- Wed, September 19 2007
- Filed under: Marketing essentials
Katya’s note: My colleague Jono is at Salesforce’s Dreamforce meeting out in San Fran. He’s sharing reports hot from the center of relationship management nirvana. Network for Good has been working with Salesforce.com to adapt its database tools to nonprofits. Here’s what he’s heard that can help us! I’m especially fond of this post - read carefully, it can help you.
There’s been some great discussion about Internet marketing taking place here at Dreamforce, and particularly about search engine marketing (SEM). In a nutshell, SEM is a way to promote your website by increasing its visibility in search engine results. Now, I will let you in on a little secret: before coming to this conference, I knew next to nothing about SEM. And to make matters worse, every time I heard the phrase it made me break out into a sweat—it sounded like the domain of a bunch of Internet whiz kids. Here’s the good news:
1) SEM is common sense
2) If you are a nonprofit, SEM is free, thanks to Google.
3) Getting started with SEM is as easy as 7 steps.
So why should you care about SEM? Let’s say you are a small AIDS prevention nonprofit in Boise, Idaho. It’s December 30, and several Boise residents have logged onto Google to search for a charity to donate to so they can get a last minute tax deduction. These potential donors might do a Google search for “boise aids charity.” If your nonprofit doesn’t pop-up near the top of the search results, these donors may never find you. So, how can you make sure your organization DOES get to the top? There are two ways: either organically by designing a website that is search engine friendly, or by paying a search engine to place your ads prominently in their search results. I am going to focus on paid search in this blog entry, since Google Grants provides free paid placement to 501(c)(3) nonprofits.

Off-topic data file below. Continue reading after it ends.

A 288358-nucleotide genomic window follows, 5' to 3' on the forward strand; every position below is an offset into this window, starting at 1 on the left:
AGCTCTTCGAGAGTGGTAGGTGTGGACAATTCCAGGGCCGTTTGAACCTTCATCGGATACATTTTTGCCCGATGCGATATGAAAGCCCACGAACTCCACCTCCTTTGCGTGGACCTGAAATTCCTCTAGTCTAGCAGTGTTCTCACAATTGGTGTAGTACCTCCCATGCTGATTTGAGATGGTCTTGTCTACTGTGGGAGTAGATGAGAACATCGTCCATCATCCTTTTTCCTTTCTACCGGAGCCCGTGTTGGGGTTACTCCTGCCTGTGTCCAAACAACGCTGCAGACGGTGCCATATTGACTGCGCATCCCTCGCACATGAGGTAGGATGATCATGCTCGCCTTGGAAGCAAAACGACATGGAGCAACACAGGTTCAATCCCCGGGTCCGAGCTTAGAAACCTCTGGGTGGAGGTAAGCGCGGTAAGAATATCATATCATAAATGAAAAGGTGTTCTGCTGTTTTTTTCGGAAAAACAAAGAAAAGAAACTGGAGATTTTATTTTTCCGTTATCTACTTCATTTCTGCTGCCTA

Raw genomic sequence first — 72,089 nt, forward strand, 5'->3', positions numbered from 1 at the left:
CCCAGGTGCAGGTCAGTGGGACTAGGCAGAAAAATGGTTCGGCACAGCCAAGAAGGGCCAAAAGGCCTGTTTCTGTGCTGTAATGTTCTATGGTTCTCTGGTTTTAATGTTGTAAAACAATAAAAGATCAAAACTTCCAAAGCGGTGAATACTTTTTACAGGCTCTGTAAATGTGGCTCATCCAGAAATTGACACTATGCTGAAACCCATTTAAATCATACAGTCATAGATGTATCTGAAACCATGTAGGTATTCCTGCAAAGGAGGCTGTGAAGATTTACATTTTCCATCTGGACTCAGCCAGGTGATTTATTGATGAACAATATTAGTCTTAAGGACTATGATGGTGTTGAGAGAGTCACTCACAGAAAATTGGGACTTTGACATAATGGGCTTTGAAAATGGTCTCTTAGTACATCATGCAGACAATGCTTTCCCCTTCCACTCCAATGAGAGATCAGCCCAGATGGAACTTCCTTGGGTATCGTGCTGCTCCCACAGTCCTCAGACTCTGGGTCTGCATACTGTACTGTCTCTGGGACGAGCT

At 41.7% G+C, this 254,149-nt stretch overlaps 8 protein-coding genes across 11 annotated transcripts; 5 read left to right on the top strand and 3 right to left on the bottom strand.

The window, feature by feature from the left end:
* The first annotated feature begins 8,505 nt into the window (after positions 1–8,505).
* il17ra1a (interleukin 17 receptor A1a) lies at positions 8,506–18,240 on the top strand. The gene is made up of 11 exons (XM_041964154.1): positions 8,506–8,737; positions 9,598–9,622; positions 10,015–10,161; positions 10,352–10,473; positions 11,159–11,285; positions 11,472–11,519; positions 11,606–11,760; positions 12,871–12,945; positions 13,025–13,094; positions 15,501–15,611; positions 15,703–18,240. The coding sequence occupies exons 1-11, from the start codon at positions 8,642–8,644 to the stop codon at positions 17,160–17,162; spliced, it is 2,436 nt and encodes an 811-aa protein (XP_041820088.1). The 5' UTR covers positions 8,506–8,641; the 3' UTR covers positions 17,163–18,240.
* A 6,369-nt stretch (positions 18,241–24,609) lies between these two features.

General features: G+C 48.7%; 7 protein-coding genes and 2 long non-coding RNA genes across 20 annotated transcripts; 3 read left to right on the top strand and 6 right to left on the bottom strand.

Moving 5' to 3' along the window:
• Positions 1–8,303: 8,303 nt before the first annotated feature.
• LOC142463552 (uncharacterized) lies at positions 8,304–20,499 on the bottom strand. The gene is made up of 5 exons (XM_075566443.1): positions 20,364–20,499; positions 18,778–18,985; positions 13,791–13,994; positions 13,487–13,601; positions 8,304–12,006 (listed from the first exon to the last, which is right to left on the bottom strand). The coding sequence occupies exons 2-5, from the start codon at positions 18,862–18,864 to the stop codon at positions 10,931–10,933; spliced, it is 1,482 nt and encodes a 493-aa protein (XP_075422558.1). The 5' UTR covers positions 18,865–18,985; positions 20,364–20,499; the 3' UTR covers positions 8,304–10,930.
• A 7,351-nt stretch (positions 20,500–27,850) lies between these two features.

Here’s how to get started in 7 steps:
1) Signup for Google Grants: www.google.com/grants
2) Advertise your nonprofit on Google Adwords: Take five minutes to write your first ad. Not sure what to say? CRAM!
3) Develop your keywords: A keyword is the search word or phrase that you “buy” from Google (i.e., boise aids charity). Ask yourself which keywords–word combinations and phrases–you would type into the Google search box to find your organization’s programs and services. Select as many keywords as you like.
4) Still not sure which keywords to select? Go to www.google.com/keywords for suggestions. You can type in the address of your website and Google will even make recommendations on what keywords to use.
5) Target your audience: Through Google AdWords, you can create a variety of groups of ads for different audiences, as well as target your ads to different geographic locations (i.e. Boise) and even languages.
6) Test, test, test: Create two versions of the same ad: one that points to your website, and one that points directly to your donation page. See which does better.
7) Track your results: When people search on Google, your ad is displayed and traffic is driven to your website. But how do you know if anyone is clicking? Google’s dashboards provide an easy way for you to proactively monitor the status of your keywords and their associated ads.
Jane Lytel from a wonderful organization called Zero to Three wrote in to suggest two points of clarification about Google Grants. 1) The Google Grants website faq indicates they process all applications within 6 months, although many organizations have waited much longer than this. 2) In addition, Google will only pay for keywords in a grant for up to $1.00. If you want to supplement this, it comes out of your own budget.